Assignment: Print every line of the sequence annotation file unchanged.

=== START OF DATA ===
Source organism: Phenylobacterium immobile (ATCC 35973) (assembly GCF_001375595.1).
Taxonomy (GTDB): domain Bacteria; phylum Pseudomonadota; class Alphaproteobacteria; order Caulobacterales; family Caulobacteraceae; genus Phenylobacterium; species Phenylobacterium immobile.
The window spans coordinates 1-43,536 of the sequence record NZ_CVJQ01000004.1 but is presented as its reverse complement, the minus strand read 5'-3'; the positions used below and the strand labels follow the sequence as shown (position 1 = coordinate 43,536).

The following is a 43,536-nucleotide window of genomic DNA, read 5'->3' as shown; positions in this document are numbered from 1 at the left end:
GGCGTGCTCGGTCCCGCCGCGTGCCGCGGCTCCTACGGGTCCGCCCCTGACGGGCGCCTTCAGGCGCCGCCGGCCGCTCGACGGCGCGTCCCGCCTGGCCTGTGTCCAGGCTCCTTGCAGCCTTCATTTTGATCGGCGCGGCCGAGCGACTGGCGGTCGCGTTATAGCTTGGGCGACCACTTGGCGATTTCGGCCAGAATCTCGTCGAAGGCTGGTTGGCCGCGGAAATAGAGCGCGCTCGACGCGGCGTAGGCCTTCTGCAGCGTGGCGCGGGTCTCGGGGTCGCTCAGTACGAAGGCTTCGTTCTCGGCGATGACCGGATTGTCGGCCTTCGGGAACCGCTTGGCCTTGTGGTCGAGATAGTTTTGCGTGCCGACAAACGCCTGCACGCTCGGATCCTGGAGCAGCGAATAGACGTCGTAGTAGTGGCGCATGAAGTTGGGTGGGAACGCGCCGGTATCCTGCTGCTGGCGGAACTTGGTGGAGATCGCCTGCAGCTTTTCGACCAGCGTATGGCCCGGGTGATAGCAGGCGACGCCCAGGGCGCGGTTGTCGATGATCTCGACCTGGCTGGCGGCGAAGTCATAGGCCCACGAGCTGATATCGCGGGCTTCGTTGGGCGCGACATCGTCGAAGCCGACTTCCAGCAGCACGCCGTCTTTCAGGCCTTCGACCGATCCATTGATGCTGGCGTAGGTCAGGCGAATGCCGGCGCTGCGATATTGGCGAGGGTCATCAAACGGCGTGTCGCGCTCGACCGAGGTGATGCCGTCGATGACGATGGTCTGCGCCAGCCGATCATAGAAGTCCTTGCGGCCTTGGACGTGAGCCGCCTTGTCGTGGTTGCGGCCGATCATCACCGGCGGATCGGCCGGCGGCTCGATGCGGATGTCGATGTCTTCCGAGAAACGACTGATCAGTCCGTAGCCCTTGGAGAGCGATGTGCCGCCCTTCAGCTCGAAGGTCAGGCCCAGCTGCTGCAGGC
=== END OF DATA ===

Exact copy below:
Source organism: Phenylobacterium immobile (ATCC 35973) (assembly GCF_001375595.1).
Taxonomy (GTDB): domain Bacteria; phylum Pseudomonadota; class Alphaproteobacteria; order Caulobacterales; family Caulobacteraceae; genus Phenylobacterium; species Phenylobacterium immobile.
The window spans coordinates 1-43,536 of the sequence record NZ_CVJQ01000004.1 but is presented as its reverse complement, the minus strand read 5'-3'; the positions used below and the strand labels follow the sequence as shown (position 1 = coordinate 43,536).

The following is a 43,536-nucleotide window of genomic DNA, read 5'->3' as shown; positions in this document are numbered from 1 at the left end:
GGCGTGCTCGGTCCCGCCGCGTGCCGCGGCTCCTACGGGTCCGCCCCTGACGGGCGCCTTCAGGCGCCGCCGGCCGCTCGACGGCGCGTCCCGCCTGGCCTGTGTCCAGGCTCCTTGCAGCCTTCATTTTGATCGGCGCGGCCGAGCGACTGGCGGTCGCGTTATAGCTTGGGCGACCACTTGGCGATTTCGGCCAGAATCTCGTCGAAGGCTGGTTGGCCGCGGAAATAGAGCGCGCTCGACGCGGCGTAGGCCTTCTGCAGCGTGGCGCGGGTCTCGGGGTCGCTCAGTACGAAGGCTTCGTTCTCGGCGATGACCGGATTGTCGGCCTTCGGGAACCGCTTGGCCTTGTGGTCGAGATAGTTTTGCGTGCCGACAAACGCCTGCACGCTCGGATCCTGGAGCAGCGAATAGACGTCGTAGTAGTGGCGCATGAAGTTGGGTGGGAACGCGCCGGTATCCTGCTGCTGGCGGAACTTGGTGGAGATCGCCTGCAGCTTTTCGACCAGCGTATGGCCCGGGTGATAGCAGGCGACGCCCAGGGCGCGGTTGTCGATGATCTCGACCTGGCTGGCGGCGAAGTCATAGGCCCACGAGCTGATATCGCGGGCTTCGTTGGGCGCGACATCGTCGAAGCCGACTTCCAGCAGCACGCCGTCTTTCAGGCCTTCGACCGATCCATTGATGCTGGCGTAGGTCAGGCGAATGCCGGCGCTGCGATATTGGCGAGGGTCATCAAACGGCGTGTCGCGCTCGACCGAGGTGATGCCGTCGATGACGATGGTCTGCGCCAGCCGATCATAGAAGTCCTTGCGGCCTTGGACGTGAGCCGCCTTGTCGTGGTTGCGGCCGATCATCACCGGCGGATCGGCCGGCGGCTCGATGCGGATGTCGATGTCTTCCGAGAAACGACTGATCAGTCCGTAGCCCTTGGAGAGCGATGTGCCGCCCTTCAGCTCGAAGGTCAGGCCCAGCTGCTGCAGGC